York International Shakespeare Festival May 25 – June 6
We’re delighted to announce an exciting and wide-ranging programme for the 2021 edition of the York International Shakespeare Festival – which is our fourth festival.
Covid, Brexit and all the issues around travel and funding, mean that this won’t be the usual YorkShakes experience. Festivals and Theatre are facing tricky times. So, for this ‘no-budget’ celebration of all things Shakespearean, we’ve moved the festival entirely online apart from the opening performances of Romeo and Juliet by The Handlebards at York Theatre Royal. And, thanks to the inventiveness of our artistic friends in York in making new projects with us, and the generosity of our Shakespeare friends around the world who have allowed us to share their work online, we have a fantastic programme full of Shakespeare surprises that we are sure will be new to you. And best of all, it’s almost all free!
The full programme is on our website, www.yorkshakes.co.uk but here’s a snapshot.
All our filmed productions feature fresh approaches and striking, innovative interpretations.
From Poland, Teatr Strefa Otwarta, who regular festival audiences will remember from their visits in 2015 and 2019, have put their most recent production on film. Po Otellu brings together Othello and Desdemona in an afterlife, to explore their destructive relationship. Beautifully filmed in a disused theatre it is gripping and passionate.
We celebrate a new, long term collaboration with the Shakespeare community of Taiwan, with three exciting interpretations from Bangxi Theatre. These Hunan opera productions focus on the human relationships within King Lear – Questionning Heaven, The Merchant of Venice – Bond, and Measure for Measure – Measure, Measure, and feature stunning and dramatic music and settings.
Becoming Otello – a Black Girl’s Journey, is the moving story of Debra Ann Byrd from a complex childhood to founding the Harlem Shakespeare Festival in New York and a triumphant portrayal of Othello. Told through a powerful solo performance, we are honoured to share this with our audiences. Debra Ann is one of the artists who will be part of our interview series that accompanies the films.
It was a great disappointment in 2019 when we were unable to bring La Tempestad from Honduras to perform in York. This colourful and energetic production of The Tempest, made with and for the communities of The Mosquito Coast, is a powerful exploration of the issues of colonization that Shakespeare exposes, and we’re thrilled to have a filmed version to share with you.
Our final filmed production is a world premiere made for Yorkshakes 2021!
Our good friends at Riding Lights Theatre Company have made a sparkling, streamlined version of Pericles, Shakespeare’s great adventure story. With its topical themes of abuse of power, desperate crossings of the Mediterranean and sex trafficking, this extraordinary saga sails uncomfortably close to home. And yet there is a delightfully unexpected end to the journey to steer us into port.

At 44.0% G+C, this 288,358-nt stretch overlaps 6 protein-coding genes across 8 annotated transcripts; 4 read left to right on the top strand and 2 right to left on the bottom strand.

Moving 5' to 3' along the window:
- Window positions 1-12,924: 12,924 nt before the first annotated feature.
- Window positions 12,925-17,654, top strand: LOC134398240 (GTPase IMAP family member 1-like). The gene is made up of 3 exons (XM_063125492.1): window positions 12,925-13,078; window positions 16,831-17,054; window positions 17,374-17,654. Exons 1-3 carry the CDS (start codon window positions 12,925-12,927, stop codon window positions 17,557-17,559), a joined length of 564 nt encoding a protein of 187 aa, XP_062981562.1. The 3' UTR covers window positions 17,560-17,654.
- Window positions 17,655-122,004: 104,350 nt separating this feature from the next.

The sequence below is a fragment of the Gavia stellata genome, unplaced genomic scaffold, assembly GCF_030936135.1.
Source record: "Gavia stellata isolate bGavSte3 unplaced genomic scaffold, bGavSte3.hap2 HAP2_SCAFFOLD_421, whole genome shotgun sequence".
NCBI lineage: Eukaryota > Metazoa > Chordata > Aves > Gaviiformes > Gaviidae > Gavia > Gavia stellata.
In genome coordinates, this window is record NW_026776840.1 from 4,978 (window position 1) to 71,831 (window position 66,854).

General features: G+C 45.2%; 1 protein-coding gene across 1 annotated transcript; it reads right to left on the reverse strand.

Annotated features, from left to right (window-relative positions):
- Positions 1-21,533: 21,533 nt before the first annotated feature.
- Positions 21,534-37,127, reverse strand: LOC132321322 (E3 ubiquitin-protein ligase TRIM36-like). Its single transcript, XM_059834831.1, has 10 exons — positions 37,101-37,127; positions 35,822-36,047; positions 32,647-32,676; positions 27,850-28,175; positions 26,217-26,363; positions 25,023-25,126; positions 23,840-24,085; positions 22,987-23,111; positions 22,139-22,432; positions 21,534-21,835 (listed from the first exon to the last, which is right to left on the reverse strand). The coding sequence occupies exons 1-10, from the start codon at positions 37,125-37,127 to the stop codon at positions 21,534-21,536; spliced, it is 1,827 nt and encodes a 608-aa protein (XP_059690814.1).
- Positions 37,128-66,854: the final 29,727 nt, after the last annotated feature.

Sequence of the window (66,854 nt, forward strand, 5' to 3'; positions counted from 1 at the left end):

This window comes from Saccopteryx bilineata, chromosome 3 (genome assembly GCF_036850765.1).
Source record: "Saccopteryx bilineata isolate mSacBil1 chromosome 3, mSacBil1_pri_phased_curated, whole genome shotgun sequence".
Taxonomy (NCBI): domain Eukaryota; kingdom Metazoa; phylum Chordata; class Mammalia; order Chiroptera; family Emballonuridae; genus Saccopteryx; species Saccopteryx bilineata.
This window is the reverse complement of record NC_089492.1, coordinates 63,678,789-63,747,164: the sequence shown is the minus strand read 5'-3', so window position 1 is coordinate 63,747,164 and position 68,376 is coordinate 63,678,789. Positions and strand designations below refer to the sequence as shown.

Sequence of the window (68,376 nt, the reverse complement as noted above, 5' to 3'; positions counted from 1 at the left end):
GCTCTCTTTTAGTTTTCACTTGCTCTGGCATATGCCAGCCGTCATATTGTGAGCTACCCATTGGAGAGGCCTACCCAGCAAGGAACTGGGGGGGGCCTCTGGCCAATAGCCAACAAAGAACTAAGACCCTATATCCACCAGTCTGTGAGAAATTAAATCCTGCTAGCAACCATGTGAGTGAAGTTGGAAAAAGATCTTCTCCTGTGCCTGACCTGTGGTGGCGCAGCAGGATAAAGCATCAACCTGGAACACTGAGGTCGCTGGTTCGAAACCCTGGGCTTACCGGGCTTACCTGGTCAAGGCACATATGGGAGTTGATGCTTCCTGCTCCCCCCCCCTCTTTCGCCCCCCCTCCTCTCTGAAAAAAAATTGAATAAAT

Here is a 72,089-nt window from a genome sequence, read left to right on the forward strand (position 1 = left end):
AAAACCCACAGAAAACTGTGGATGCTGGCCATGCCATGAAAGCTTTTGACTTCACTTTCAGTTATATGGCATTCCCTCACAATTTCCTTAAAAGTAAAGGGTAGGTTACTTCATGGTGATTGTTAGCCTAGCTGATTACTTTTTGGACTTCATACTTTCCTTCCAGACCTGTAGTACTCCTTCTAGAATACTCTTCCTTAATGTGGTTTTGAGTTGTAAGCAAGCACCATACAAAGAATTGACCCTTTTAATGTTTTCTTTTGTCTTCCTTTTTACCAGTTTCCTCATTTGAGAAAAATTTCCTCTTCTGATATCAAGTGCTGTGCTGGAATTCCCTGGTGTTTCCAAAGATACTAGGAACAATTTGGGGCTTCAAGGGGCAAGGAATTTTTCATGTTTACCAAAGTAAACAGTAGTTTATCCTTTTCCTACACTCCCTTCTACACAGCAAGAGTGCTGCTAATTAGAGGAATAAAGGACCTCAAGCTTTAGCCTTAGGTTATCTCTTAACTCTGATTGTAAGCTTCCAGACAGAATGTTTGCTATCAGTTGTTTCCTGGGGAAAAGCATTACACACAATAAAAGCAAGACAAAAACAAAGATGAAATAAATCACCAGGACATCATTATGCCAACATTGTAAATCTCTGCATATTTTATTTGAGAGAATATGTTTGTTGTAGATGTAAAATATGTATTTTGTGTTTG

York itself features strongly in the festival programme, led by our unique photo project, York Loves Shakespeare, where we’ve asked people who work, live or play in York to be photographed around the city with their favourite line from Shakespeare’s plays. Look out for these on our social media streams @parrabbola. We have a talk illustrated with performance elements exploring Shakespeare and Mystery Plays – it’s widely accepted by scholars that Shakespeare would probably have seen the cycle in Coventry, and with that knowledge it’s interesting to consider how the Mysteries influence both style and content, and Rowena Hawkins and Tom Straszewski host a performance led exploration of those links. A new short film from Sharpstick Productions, The Scandal of Retire, exploring the Molehill speech from Henry Vi pt 3 and inspired by the 550th anniversary of Henry’s death in 2021, locates the speech on the battle site at Towton and features York actor Mark Burghagen. Finally local company Bronzehead offer a rehearsed reading of The Northern Lass (1629) – a unique dialect driven comedy by Richard Brome who was one of Shakespeare’s successors in The King’s Men.
All our films and events will have a 24 hour access, going live, or starting live at 7:30 pm each evening – so you can join in with the energy of a live event. And on the website you’ll also find details of other artist talks and post show discussions.
You’ll also find details of the World Sonnet Project. This is a world first, as we begin the collection of a unique series of films of all 154 of Shakespeare’s sonnets, each in a different language. We’ll be launching the first of these recordings during the festival, and building the collection into the future. It’s our way of celebrating both the world reach of Britain’s best-known cultural export, and the beauty of languages across the globe.
See you online. There’s so much to share and enjoy!